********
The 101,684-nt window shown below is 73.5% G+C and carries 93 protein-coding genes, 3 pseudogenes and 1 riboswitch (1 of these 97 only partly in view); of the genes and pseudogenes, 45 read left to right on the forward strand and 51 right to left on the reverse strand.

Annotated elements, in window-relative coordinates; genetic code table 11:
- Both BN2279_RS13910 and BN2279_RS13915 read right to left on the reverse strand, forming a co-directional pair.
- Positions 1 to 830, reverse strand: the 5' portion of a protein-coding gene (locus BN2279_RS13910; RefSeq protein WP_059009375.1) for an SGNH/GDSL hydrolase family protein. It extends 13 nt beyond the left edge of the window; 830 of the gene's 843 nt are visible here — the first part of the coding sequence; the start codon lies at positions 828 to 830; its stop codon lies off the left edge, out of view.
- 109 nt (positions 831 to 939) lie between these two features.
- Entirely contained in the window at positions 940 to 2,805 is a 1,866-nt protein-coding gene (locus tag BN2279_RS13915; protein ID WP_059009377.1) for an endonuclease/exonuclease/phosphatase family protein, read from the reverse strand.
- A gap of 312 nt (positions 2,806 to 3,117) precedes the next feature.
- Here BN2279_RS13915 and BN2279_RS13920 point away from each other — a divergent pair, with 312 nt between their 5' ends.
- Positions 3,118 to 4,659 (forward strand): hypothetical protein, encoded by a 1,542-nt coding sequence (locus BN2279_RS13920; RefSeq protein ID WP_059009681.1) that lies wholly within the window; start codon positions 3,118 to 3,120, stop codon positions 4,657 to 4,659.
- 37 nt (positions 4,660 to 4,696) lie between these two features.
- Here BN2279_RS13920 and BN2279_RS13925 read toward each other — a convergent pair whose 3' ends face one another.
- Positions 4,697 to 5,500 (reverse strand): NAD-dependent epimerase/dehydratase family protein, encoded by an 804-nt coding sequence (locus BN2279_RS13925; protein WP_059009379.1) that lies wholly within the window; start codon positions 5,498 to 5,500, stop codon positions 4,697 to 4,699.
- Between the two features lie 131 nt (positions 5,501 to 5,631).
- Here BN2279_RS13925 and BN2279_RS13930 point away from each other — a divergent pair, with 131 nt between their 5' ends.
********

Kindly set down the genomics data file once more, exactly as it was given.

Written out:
The 101,684-nt window shown below is 73.5% G+C and carries 93 protein-coding genes, 3 pseudogenes and 1 riboswitch (1 of these 97 only partly in view); of the genes and pseudogenes, 45 read left to right on the forward strand and 51 right to left on the reverse strand.

Annotated elements, in window-relative coordinates; genetic code table 11:
- Both BN2279_RS13910 and BN2279_RS13915 read right to left on the reverse strand, forming a co-directional pair.
- Positions 1 to 830, reverse strand: the 5' portion of a protein-coding gene (locus BN2279_RS13910; RefSeq protein WP_059009375.1) for an SGNH/GDSL hydrolase family protein. It extends 13 nt beyond the left edge of the window; 830 of the gene's 843 nt are visible here — the first part of the coding sequence; the start codon lies at positions 828 to 830; its stop codon lies off the left edge, out of view.
- 109 nt (positions 831 to 939) lie between these two features.
- Entirely contained in the window at positions 940 to 2,805 is a 1,866-nt protein-coding gene (locus tag BN2279_RS13915; protein ID WP_059009377.1) for an endonuclease/exonuclease/phosphatase family protein, read from the reverse strand.
- A gap of 312 nt (positions 2,806 to 3,117) precedes the next feature.
- Here BN2279_RS13915 and BN2279_RS13920 point away from each other — a divergent pair, with 312 nt between their 5' ends.
- Positions 3,118 to 4,659 (forward strand): hypothetical protein, encoded by a 1,542-nt coding sequence (locus BN2279_RS13920; RefSeq protein ID WP_059009681.1) that lies wholly within the window; start codon positions 3,118 to 3,120, stop codon positions 4,657 to 4,659.
- 37 nt (positions 4,660 to 4,696) lie between these two features.
- Here BN2279_RS13920 and BN2279_RS13925 read toward each other — a convergent pair whose 3' ends face one another.
- Positions 4,697 to 5,500 (reverse strand): NAD-dependent epimerase/dehydratase family protein, encoded by an 804-nt coding sequence (locus BN2279_RS13925; protein WP_059009379.1) that lies wholly within the window; start codon positions 5,498 to 5,500, stop codon positions 4,697 to 4,699.
- Between the two features lie 131 nt (positions 5,501 to 5,631).
- Here BN2279_RS13925 and BN2279_RS13930 point away from each other — a divergent pair, with 131 nt between their 5' ends.